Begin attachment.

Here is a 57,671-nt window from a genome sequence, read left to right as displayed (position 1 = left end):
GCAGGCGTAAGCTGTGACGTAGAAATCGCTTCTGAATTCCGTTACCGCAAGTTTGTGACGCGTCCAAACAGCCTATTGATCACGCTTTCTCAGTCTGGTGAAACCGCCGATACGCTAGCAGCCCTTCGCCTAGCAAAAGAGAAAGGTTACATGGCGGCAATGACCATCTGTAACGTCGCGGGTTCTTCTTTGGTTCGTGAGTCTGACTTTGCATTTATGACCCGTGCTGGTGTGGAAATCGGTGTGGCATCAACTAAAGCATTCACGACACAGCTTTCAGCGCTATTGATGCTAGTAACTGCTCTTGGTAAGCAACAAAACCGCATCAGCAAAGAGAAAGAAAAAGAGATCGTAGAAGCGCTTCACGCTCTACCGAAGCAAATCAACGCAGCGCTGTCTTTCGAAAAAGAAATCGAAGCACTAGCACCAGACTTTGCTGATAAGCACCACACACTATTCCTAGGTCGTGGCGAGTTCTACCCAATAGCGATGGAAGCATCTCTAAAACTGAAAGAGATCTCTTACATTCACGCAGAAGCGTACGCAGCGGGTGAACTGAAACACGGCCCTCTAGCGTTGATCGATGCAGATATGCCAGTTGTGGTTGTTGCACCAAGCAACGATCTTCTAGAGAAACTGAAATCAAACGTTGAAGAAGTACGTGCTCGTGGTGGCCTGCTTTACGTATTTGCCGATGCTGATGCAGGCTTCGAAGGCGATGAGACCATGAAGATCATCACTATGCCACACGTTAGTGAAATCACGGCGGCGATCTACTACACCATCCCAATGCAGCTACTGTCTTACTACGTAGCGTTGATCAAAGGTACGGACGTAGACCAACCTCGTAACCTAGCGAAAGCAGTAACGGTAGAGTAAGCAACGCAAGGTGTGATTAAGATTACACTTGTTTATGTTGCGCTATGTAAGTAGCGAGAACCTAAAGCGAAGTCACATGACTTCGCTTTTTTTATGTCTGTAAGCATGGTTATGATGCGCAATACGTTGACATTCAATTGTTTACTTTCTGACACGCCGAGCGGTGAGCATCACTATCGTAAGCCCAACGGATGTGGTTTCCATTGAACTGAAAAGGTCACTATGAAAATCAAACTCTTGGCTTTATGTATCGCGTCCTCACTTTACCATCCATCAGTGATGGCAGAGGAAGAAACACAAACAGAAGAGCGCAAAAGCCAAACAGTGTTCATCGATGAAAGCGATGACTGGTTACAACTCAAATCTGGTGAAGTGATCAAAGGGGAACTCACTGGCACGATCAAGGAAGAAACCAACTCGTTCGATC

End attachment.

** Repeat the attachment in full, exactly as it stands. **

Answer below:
Here is a 57,671-nt window from a genome sequence, read left to right as displayed (position 1 = left end):
GCAGGCGTAAGCTGTGACGTAGAAATCGCTTCTGAATTCCGTTACCGCAAGTTTGTGACGCGTCCAAACAGCCTATTGATCACGCTTTCTCAGTCTGGTGAAACCGCCGATACGCTAGCAGCCCTTCGCCTAGCAAAAGAGAAAGGTTACATGGCGGCAATGACCATCTGTAACGTCGCGGGTTCTTCTTTGGTTCGTGAGTCTGACTTTGCATTTATGACCCGTGCTGGTGTGGAAATCGGTGTGGCATCAACTAAAGCATTCACGACACAGCTTTCAGCGCTATTGATGCTAGTAACTGCTCTTGGTAAGCAACAAAACCGCATCAGCAAAGAGAAAGAAAAAGAGATCGTAGAAGCGCTTCACGCTCTACCGAAGCAAATCAACGCAGCGCTGTCTTTCGAAAAAGAAATCGAAGCACTAGCACCAGACTTTGCTGATAAGCACCACACACTATTCCTAGGTCGTGGCGAGTTCTACCCAATAGCGATGGAAGCATCTCTAAAACTGAAAGAGATCTCTTACATTCACGCAGAAGCGTACGCAGCGGGTGAACTGAAACACGGCCCTCTAGCGTTGATCGATGCAGATATGCCAGTTGTGGTTGTTGCACCAAGCAACGATCTTCTAGAGAAACTGAAATCAAACGTTGAAGAAGTACGTGCTCGTGGTGGCCTGCTTTACGTATTTGCCGATGCTGATGCAGGCTTCGAAGGCGATGAGACCATGAAGATCATCACTATGCCACACGTTAGTGAAATCACGGCGGCGATCTACTACACCATCCCAATGCAGCTACTGTCTTACTACGTAGCGTTGATCAAAGGTACGGACGTAGACCAACCTCGTAACCTAGCGAAAGCAGTAACGGTAGAGTAAGCAACGCAAGGTGTGATTAAGATTACACTTGTTTATGTTGCGCTATGTAAGTAGCGAGAACCTAAAGCGAAGTCACATGACTTCGCTTTTTTTATGTCTGTAAGCATGGTTATGATGCGCAATACGTTGACATTCAATTGTTTACTTTCTGACACGCCGAGCGGTGAGCATCACTATCGTAAGCCCAACGGATGTGGTTTCCATTGAACTGAAAAGGTCACTATGAAAATCAAACTCTTGGCTTTATGTATCGCGTCCTCACTTTACCATCCATCAGTGATGGCAGAGGAAGAAACACAAACAGAAGAGCGCAAAAGCCAAACAGTGTTCATCGATGAAAGCGATGACTGGTTACAACTCAAATCTGGTGAAGTGATCAAAGGGGAACTCACTGGCACGATCAAGGAAGAAACCAACTCGTTCGATC